to the small poem and the quiet voice within

norbert blei | beckett meets basho


Samuel Beckett, lean, hawk-like, dressed in black, sits beneath a lone tree, waiting for nothing to happen, staring into the ground, running one frail hand through his white hair, his face a visage of Edvard Munch’s, “Skirk” (Scream)…silent…a loss of words.

Matsuo Kinsaku, across the road from him, sits beside his beloved banana plant (Basho)… something like a smile in his presence.

frog plops

…………………crow settles

leaves scatter

–norbert blei

To drill one hole after another
into it until that which lurks behind,
be it something or nothing,
starts seeping through—I cannot
imagine a higher goal for today’s writer.


Over and over there is a soft place
in my heart for all that is over, no,
for being over, I love the word,
words have been my only loves, not many.


I would like my love to die
And the rain to be falling on the graveyard
And on me walking the streets
Mourning her who thought she loved me.


I use the words you taught me. If they don’t mean
anything anymore, teach me others.
Or let me be silent.

[from ENDGAME]

Perhaps my best years are gone. When there was a
chance of happiness. But I wouldn’t want them back.
Not with the fire in me now. No, I wouldn’t want them back.

[from KRAPP’S Last tape]

Go to the pine if you want to learn about the pine, or to the bamboo if you want to learn about the bamboo. And in doing so, you must leave your subjective preoccupation with yourself. Otherwise you impose yourself on the object and do not learn. Your poetry issues of its own accord when you and the object have become one – when you have plunged deep enough into the object to see something like a hidden glimmering there. How¬ever well phrased your poetry may be, if your feeling is not natural – if the object and yourself are separate – then your poetry is not true poetry but merely your subjective counterfeit. –Basho


  1. Gar

    Study good poetry if you need to write your own. Basho’s words go to the core of the pine and bamboo–and to any good poem. I also have much to learn from Beckett. Thanks for this wonderful post.

  2. Jackie

    subjective counterfeit––such a tolling of the bell.

  3. Alice D'Alessio

    I use the words you taught me.
    If they don’t mean anything anymore, teach me others.
    Or let me be silent.


  4. Barbara Vroman

    “I would like my love to die…” so Beckett could mourn her.
    What it seems he really loved was pain, moroseness and sadness, which in a contrary way gave him a kind of pleasure that most of us would find hard to understand. Perhaps everything should be celebrated…the darkness and the light,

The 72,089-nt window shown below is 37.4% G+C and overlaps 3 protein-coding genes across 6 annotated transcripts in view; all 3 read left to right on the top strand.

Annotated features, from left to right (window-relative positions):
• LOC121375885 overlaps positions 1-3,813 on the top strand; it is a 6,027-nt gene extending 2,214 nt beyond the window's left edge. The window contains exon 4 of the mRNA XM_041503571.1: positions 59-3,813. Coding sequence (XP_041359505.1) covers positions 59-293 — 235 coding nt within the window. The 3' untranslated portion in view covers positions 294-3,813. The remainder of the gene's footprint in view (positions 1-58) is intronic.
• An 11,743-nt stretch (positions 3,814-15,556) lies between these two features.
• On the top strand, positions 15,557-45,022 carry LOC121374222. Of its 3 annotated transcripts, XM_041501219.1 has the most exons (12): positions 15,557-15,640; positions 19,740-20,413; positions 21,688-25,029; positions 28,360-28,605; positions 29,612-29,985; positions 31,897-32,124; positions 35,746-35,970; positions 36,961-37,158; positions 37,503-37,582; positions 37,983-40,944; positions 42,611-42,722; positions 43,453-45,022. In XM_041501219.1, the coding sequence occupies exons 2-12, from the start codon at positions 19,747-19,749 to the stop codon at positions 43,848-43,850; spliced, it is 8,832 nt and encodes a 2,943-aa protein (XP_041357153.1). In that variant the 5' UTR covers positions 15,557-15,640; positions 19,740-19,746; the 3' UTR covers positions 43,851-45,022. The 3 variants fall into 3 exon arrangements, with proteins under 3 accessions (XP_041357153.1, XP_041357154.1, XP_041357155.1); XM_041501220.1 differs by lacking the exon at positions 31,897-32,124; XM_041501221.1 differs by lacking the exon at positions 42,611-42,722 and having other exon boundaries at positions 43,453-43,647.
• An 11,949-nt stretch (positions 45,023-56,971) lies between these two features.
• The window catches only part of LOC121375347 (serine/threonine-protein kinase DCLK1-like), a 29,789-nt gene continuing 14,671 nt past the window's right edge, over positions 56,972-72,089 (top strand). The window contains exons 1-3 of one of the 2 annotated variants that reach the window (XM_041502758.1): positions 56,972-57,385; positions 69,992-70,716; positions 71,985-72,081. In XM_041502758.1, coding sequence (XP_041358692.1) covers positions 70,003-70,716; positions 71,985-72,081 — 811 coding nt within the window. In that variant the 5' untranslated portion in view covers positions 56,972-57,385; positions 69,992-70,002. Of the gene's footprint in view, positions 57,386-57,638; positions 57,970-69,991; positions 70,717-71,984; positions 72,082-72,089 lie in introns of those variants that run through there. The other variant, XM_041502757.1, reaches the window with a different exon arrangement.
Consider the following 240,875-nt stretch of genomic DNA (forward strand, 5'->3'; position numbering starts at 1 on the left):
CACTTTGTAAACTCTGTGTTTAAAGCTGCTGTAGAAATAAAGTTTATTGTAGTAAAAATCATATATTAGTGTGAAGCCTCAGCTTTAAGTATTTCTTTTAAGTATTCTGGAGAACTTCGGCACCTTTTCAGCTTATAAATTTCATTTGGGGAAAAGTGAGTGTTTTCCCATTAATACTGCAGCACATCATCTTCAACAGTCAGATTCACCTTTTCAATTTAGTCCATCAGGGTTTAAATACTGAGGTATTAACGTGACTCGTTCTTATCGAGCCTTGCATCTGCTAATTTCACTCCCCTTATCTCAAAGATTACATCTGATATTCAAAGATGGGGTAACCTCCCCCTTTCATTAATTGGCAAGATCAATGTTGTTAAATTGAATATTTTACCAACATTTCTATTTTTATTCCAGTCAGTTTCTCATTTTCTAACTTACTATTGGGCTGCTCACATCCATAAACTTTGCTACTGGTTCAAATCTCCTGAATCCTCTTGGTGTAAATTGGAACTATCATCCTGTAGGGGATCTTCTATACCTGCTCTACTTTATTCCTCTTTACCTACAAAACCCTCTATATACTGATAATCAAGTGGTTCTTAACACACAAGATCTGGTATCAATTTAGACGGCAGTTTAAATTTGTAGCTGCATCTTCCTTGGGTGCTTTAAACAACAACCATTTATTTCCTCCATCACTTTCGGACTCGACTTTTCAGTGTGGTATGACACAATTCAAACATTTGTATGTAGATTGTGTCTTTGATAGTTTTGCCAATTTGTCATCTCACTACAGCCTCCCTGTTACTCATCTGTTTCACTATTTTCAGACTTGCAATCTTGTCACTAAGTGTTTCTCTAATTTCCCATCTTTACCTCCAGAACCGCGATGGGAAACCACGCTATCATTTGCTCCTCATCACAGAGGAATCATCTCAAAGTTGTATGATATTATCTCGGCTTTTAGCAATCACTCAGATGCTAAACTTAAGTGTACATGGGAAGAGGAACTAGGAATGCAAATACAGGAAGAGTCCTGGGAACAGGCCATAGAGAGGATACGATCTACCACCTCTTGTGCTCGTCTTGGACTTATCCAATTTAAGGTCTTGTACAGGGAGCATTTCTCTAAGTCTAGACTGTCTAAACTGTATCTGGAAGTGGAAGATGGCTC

the joy and the despair. The darkness is for most of us is a
    challenge to be lifted into light. Your old wisdom that in the
    mouth of every dragon there is a gift, pry open the mouth and find it.

  5. Don

    “Beckett the Teen: a Graphic Novel”, black & white charcoal drawings, a third of the way through one single green leaf … the rest we know.

    Norb, great comparison/contrast of two of our finest artists …



  6. Robert M. Zoschke

    “Water under the bridge.
    Long time ago.
    You’ve been around the world a bit since.
    You did all right.
    You filled your dance card, you saw the show.
    Interesting times.

    Last look through more than one door.
    This is a hard story to tell.”

    –Joan Didion, exact sentence-structure excerpt from the first chapter of her novel Democracy (Simon & Schuster 1984)

  7. Norbert Blei

    I don’t know…I was thinking of Beckett the other night…I was reading in and about his letters, vol. II…I was remembering that lone tree on the stage in “Waiting for Godot” …the same lone tree many of us wait beneath at one time or another in our daily lives—there’s something coming that’s going to change things–there’s nothing coming that will change anything–just ‘wait’ and ‘see’?…suddenly Basho entered the mind-scape with a frog splash…Basho sitting quietly beside his banana plant/tree, waiting for nothing, at peace, serene…I wondered how/if/why/ these two guys ever met…what words would be said…or not said…were they both beyond words?…different ‘ways’ was that “the way”?…yet the words came to me, wanting to be said…I couldn’t ‘not’ say them…

    thanks, everyone…all the perceptive commentaries…all the thought-provoking e-mails…

  8. Phil Hansotia

    In the end it is Basho, the muse who pronounces on poetry–“when you have plunged deep enough into ……” and says all that metters. That understood there is nothing more to say. Phil Hansotia.

  9. Barbara Larsen

    A thought provoking comparison. It is so good to have the mind tickled.

  10. Steve Fortney


    too short for beckett?

  11. gewamser

    God I love it. Barbara V’s comments are right on. As for myself the backwoods Buddhist, I love what Basho has to say. At the same time I remember Philip K. Dick, who said that “We cherry-pick our realities, and create personal myths from them.” You must have the imagination and creativity to reach for the unity with the pine, the bird, the fellow poet, all on your own, in a deep, very personal way.

  12. Barbara Vroman

    Dear Norb,

    As always you elicited so much response from your words.
    You set our think-tongs vibrating. And from the many responses come many vistas. More ideas to gather like a
    bouquet into our own.

  13. Kala Ramesh

    Thanks Gabriel for sending this to me.
    Deeply moved.
    I loved the comments too.

    lotus viewing . . .
    the flowering

    raga kalyaan
    a pumpkin gourd
    yields the autumn lyric

    Kala Ramesh

  14. Joey Connolly

    a Beckett teardrop
    the frog looks up
    calm pond

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